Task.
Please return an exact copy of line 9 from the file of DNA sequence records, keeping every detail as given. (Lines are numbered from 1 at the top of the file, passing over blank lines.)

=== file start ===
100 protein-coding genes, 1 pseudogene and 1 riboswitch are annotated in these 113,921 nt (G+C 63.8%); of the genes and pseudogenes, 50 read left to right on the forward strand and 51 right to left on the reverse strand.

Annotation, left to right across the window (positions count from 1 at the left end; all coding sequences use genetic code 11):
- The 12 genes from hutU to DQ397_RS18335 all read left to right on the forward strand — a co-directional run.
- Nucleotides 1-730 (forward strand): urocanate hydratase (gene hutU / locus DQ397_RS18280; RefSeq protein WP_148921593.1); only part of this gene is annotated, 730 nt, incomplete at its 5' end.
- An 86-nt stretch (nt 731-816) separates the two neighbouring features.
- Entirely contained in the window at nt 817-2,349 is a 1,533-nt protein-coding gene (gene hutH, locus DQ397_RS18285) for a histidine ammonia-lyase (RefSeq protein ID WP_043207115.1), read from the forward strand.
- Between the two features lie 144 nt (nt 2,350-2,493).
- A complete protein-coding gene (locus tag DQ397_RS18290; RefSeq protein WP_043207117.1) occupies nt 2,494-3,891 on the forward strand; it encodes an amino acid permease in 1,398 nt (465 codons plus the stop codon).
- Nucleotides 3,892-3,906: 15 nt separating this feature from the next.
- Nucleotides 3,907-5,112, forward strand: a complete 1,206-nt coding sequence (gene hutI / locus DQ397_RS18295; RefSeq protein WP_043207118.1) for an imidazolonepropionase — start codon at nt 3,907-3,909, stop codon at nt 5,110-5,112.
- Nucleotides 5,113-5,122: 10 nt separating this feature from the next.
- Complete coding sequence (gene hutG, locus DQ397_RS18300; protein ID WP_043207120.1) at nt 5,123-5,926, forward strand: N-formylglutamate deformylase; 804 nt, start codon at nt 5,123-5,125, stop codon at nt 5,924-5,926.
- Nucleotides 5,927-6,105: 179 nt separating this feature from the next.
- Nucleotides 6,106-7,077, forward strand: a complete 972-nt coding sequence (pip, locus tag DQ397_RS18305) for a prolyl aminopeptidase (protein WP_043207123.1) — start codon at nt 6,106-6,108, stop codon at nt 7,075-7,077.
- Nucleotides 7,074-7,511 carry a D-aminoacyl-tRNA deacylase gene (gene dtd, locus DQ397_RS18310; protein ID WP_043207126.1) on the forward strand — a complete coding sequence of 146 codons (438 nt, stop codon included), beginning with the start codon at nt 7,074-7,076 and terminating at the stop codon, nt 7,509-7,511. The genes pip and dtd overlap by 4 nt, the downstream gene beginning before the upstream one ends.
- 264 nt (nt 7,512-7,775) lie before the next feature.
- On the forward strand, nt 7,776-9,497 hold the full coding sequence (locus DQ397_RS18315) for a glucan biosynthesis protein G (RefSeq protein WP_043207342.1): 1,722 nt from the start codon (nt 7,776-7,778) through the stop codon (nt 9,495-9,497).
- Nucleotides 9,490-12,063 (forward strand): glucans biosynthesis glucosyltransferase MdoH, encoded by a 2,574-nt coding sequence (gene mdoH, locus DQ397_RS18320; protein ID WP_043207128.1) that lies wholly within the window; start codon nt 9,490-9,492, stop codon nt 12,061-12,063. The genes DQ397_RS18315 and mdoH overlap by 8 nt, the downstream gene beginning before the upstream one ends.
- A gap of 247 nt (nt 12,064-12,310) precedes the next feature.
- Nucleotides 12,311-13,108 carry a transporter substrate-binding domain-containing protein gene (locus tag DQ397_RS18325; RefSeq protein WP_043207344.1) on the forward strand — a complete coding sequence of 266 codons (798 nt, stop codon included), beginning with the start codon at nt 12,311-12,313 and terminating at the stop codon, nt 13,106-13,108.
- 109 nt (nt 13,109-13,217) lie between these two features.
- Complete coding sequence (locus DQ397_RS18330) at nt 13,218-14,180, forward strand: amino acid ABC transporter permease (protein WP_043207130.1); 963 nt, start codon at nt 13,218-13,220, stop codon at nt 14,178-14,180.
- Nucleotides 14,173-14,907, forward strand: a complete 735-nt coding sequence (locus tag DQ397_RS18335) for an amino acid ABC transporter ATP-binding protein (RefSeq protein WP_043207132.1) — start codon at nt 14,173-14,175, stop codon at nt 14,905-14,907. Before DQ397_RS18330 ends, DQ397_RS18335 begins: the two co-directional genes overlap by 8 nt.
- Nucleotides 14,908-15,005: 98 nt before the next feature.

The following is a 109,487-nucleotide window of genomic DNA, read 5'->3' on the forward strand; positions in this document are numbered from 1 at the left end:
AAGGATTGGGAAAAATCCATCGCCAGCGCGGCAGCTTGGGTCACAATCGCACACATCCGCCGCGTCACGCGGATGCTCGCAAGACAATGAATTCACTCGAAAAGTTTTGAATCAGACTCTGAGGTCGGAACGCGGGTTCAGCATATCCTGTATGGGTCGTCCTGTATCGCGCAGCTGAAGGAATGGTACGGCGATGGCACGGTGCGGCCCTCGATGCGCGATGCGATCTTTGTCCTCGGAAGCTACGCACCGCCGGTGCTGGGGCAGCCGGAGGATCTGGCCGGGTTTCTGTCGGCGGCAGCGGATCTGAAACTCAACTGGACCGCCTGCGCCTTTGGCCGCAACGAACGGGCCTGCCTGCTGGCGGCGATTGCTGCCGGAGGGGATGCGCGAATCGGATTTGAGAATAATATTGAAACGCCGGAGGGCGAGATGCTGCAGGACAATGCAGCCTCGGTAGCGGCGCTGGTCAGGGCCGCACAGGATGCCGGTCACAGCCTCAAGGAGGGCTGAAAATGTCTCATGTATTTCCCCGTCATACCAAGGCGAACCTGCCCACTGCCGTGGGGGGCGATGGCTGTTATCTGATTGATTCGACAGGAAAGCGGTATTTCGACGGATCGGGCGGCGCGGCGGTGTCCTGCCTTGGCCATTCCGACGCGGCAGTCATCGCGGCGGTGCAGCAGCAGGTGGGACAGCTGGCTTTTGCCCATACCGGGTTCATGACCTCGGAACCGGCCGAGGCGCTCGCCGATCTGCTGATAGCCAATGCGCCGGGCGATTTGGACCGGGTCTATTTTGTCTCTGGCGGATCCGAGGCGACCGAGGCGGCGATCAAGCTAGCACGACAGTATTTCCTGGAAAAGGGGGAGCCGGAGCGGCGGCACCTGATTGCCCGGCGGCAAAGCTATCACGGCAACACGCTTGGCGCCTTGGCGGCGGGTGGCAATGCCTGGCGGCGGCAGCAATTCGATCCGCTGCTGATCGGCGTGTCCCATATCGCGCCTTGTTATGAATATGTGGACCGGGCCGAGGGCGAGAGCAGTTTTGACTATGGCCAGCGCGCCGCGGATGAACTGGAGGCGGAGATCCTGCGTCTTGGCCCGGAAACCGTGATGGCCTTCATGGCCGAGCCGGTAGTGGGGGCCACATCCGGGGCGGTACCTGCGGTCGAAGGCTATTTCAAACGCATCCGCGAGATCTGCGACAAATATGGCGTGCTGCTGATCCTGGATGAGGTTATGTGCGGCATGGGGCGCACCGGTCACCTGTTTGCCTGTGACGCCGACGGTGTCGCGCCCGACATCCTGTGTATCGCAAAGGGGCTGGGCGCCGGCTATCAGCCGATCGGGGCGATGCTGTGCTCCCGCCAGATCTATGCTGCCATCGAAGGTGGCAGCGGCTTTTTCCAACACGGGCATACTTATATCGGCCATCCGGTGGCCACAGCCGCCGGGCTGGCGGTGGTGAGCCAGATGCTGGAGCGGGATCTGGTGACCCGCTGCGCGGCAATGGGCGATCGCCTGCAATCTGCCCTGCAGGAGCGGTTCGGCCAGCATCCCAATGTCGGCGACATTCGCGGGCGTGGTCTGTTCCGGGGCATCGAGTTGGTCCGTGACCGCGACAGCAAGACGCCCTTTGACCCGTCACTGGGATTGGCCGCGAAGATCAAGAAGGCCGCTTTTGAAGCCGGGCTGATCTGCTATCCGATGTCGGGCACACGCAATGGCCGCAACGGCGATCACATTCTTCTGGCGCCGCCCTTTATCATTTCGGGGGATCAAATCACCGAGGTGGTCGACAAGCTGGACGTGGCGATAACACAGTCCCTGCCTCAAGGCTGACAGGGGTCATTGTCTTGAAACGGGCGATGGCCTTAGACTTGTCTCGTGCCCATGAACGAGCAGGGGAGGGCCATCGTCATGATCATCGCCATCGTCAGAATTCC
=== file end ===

- Nucleotides 3,892-3,906: 15 nt separating this feature from the next.